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Clarissa Davis, Earl Edmunds, Vivian Kelly-Bateman
Department of Educational Psychology and Instructional Technology, University of Georgia

Review of Connectivism


Just like anything else that involves human experience or interaction, the act of learning does not happen in a vacuum. It is at the intersection of prior knowledge, experience, perception, reality, comprehension, and flexibility that learning occurs. In years past, the traditional learning paradigms of behaviorism, cognitivism, and constructivism have been the benchmarks against which the learning process has been measured. What happens, though, when you throw into the mix all the technological advancements that have come about over the last 40-50 years? These theories certainly do not become obsolete by any means, but they do need to be used in a very different way to be able to incorporate the attributes of a 21st century learning environment. In today’s technology-rich society, it has become increasingly important to learn how to learn. Vail put it simply by declaring that learning must be a way of being (1996).

Half-Life of Knowledge

New technology forces the 21st century learner to process and apply information in a very different way and at a very different pace from any other time in history. As a result, the span of time between learning something new, being able to apply it, and finding that it is outdated and no longer useful continues to decrease. This phenomenon is what Gonzalez refers to as the "half-life" of knowledge - the time span from when knowledge is gained until it becomes obsolete (2004). Since the advent of technology, from the radio to the internet, the half-life of knowledge has decreased significantly. Gone is the era when it takes days, weeks, months, or years for something to catch on with the general population. Something that may have taken that long just ten years ago can now reach literally millions of people around the world within a matter of seconds. The link to the video below demonstrates the dramatic effect this has had on society in recent the years: (Fisch, McLeod, & Brenman, 2008)

Taking into account the ideas presented in the video, how is the 21st century learner supposed to assimilate all this information, and make valuable use of it?

Components of Connectivism

At its core, George Siemens’ theory of connectivism is the combined effect of three different components: chaos theory, importance of networks, and the interplay of complexity and self-organization.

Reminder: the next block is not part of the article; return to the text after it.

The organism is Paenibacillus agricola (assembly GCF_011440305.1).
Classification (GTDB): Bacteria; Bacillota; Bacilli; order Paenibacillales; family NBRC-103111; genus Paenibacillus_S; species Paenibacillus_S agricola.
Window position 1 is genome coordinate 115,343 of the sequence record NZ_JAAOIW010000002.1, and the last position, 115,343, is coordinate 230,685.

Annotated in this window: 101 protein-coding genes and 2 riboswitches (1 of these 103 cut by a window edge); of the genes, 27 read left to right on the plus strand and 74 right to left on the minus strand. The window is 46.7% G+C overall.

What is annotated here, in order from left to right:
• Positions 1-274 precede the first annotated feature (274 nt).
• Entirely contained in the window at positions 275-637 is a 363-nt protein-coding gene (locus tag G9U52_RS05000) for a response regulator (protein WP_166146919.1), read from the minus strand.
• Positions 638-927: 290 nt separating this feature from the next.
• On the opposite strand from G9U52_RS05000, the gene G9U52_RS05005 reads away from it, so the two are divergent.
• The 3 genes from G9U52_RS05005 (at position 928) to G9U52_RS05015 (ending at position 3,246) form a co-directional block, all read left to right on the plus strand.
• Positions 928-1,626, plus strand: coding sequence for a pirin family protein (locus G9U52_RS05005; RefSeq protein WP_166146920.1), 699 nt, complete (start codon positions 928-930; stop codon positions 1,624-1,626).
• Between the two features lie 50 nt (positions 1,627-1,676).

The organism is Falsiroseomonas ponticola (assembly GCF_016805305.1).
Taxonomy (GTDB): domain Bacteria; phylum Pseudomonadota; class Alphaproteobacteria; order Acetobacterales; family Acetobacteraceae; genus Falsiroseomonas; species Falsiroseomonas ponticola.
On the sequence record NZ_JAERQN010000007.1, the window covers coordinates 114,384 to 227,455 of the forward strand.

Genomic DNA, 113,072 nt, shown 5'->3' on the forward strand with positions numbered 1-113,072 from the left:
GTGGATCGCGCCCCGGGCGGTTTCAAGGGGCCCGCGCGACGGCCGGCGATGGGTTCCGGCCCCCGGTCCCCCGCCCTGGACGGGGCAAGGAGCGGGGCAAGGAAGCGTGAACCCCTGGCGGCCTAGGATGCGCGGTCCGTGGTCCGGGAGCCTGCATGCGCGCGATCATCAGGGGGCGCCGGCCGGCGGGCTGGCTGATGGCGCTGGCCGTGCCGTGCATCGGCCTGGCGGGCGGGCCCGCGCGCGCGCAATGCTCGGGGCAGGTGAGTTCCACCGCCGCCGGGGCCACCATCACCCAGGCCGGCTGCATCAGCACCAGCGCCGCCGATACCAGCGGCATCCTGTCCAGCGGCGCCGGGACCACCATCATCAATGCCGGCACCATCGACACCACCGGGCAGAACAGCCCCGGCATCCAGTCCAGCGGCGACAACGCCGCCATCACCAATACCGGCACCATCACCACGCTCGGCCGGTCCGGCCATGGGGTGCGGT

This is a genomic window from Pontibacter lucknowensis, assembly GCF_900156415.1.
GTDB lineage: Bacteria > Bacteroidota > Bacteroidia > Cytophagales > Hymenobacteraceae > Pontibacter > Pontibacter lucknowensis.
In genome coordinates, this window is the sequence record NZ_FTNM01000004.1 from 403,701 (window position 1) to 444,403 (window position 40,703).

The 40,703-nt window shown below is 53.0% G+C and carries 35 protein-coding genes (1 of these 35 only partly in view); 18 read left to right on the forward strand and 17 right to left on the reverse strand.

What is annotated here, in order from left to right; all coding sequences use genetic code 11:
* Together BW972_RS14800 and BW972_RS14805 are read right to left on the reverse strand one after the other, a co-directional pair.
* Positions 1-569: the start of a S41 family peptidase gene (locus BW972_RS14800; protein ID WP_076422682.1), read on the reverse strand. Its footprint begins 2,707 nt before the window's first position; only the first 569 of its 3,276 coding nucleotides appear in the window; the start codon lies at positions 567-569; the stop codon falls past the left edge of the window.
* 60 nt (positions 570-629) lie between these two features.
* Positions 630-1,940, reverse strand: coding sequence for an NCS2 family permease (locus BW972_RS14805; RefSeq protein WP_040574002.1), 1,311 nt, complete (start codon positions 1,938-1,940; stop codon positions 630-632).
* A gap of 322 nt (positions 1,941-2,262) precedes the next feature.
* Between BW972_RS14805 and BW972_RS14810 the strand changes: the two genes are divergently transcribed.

Chaos Theory

The idea behind Chaos Theory is that, regardless of how unrelated events may seem, when studied together, they create a pattern that can show relevance beyond the individual events themselves (Salmon, 1999). This creates what Gleick refers to as a “sensitive dependence on initial conditions” (1987). Basically, if the underlying conditions used to make decisions change, the decision itself is no longer as correct as it was at the time it was made. “The ability to recognize and adjust to pattern shifts, therefore, becomes a key learning task” (Siemens, 2005).

Importance of Networks

According to Siemens, “considering technology and meaning-making as learning activities begins to move learning into the digital age” (2005). Inherent to this new viewpoint on learning is the idea that we can no longer personally experience everything there is to experience as we try to learn something new. We must create networks which, simply defined, are connections between entities. By using these networks - of people, of technology, of social structures, of systems, of power grids, etc. - learning communities can share their ideas with others, thereby “cross-pollinating” the learning environment (Siemens, 2005).

Complexity and Self-Organization

Heylighen (2008) describes the delicate interplay between complexity and self-organization as follows: “Complexity cannot be strictly defined, only situated in between order and disorder. A complex system is typically modeled as a collection of interacting agents, representing components as diverse as people, cells or molecules. Because of the non-linearity of the interactions, the overall system evolution is to an important degree unpredictable and uncontrollable. However, the system tends to self-organize, in the sense that local interactions eventually produce global coordination and synergy. The resulting structure can in many cases be modeled as a network, with stabilized interactions functioning as links connecting the agents” (p. 1). In addition, Luis Mateus Rocha (1998) defines self-organization as the “spontaneous formation of well organized structures, patterns, or behaviors, from random initial conditions” (p.3).

Connectivism Defined

According to Siemens, “connectivism is driven by the understanding that decisions are based on rapidly altering foundations. New information is continually being acquired and the ability to draw distinctions between important and unimportant information is vital. Also critical is the ability to recognize when new information alters the landscape based on decisions made yesterday” (Siemens, 2005).